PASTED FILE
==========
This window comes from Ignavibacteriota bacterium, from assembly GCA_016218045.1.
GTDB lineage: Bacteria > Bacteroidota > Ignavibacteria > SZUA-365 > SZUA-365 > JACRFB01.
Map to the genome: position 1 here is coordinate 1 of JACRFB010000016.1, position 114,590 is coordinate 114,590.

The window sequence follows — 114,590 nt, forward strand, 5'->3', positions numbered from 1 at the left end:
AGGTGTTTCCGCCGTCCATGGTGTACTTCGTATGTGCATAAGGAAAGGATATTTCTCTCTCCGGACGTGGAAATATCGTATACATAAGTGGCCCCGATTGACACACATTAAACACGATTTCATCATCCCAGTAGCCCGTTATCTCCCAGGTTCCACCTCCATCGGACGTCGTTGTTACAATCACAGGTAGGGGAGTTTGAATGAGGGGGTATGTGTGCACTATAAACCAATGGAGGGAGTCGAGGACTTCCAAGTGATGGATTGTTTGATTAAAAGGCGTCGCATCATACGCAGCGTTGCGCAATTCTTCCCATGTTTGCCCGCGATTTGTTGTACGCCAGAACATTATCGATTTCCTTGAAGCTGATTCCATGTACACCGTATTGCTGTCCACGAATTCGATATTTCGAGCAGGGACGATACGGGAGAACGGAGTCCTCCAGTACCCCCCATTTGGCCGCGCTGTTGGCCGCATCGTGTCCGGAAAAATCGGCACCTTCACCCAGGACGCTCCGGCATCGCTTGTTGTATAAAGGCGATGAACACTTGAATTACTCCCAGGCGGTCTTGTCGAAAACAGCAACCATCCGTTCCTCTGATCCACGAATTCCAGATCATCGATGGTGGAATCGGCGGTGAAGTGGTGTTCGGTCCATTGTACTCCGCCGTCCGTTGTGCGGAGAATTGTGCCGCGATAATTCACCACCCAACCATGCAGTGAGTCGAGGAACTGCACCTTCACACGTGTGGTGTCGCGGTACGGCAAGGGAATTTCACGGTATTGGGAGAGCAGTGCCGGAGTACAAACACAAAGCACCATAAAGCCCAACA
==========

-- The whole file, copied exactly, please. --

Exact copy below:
This window comes from Ignavibacteriota bacterium, from assembly GCA_016218045.1.
GTDB lineage: Bacteria > Bacteroidota > Ignavibacteria > SZUA-365 > SZUA-365 > JACRFB01.
Map to the genome: position 1 here is coordinate 1 of JACRFB010000016.1, position 114,590 is coordinate 114,590.

The window sequence follows — 114,590 nt, forward strand, 5'->3', positions numbered from 1 at the left end:
AGGTGTTTCCGCCGTCCATGGTGTACTTCGTATGTGCATAAGGAAAGGATATTTCTCTCTCCGGACGTGGAAATATCGTATACATAAGTGGCCCCGATTGACACACATTAAACACGATTTCATCATCCCAGTAGCCCGTTATCTCCCAGGTTCCACCTCCATCGGACGTCGTTGTTACAATCACAGGTAGGGGAGTTTGAATGAGGGGGTATGTGTGCACTATAAACCAATGGAGGGAGTCGAGGACTTCCAAGTGATGGATTGTTTGATTAAAAGGCGTCGCATCATACGCAGCGTTGCGCAATTCTTCCCATGTTTGCCCGCGATTTGTTGTACGCCAGAACATTATCGATTTCCTTGAAGCTGATTCCATGTACACCGTATTGCTGTCCACGAATTCGATATTTCGAGCAGGGACGATACGGGAGAACGGAGTCCTCCAGTACCCCCCATTTGGCCGCGCTGTTGGCCGCATCGTGTCCGGAAAAATCGGCACCTTCACCCAGGACGCTCCGGCATCGCTTGTTGTATAAAGGCGATGAACACTTGAATTACTCCCAGGCGGTCTTGTCGAAAACAGCAACCATCCGTTCCTCTGATCCACGAATTCCAGATCATCGATGGTGGAATCGGCGGTGAAGTGGTGTTCGGTCCATTGTACTCCGCCGTCCGTTGTGCGGAGAATTGTGCCGCGATAATTCACCACCCAACCATGCAGTGAGTCGAGGAACTGCACCTTCACACGTGTGGTGTCGCGGTACGGCAAGGGAATTTCACGGTATTGGGAGAGCAGTGCCGGAGTACAAACACAAAGCACCATAAAGCCCAACA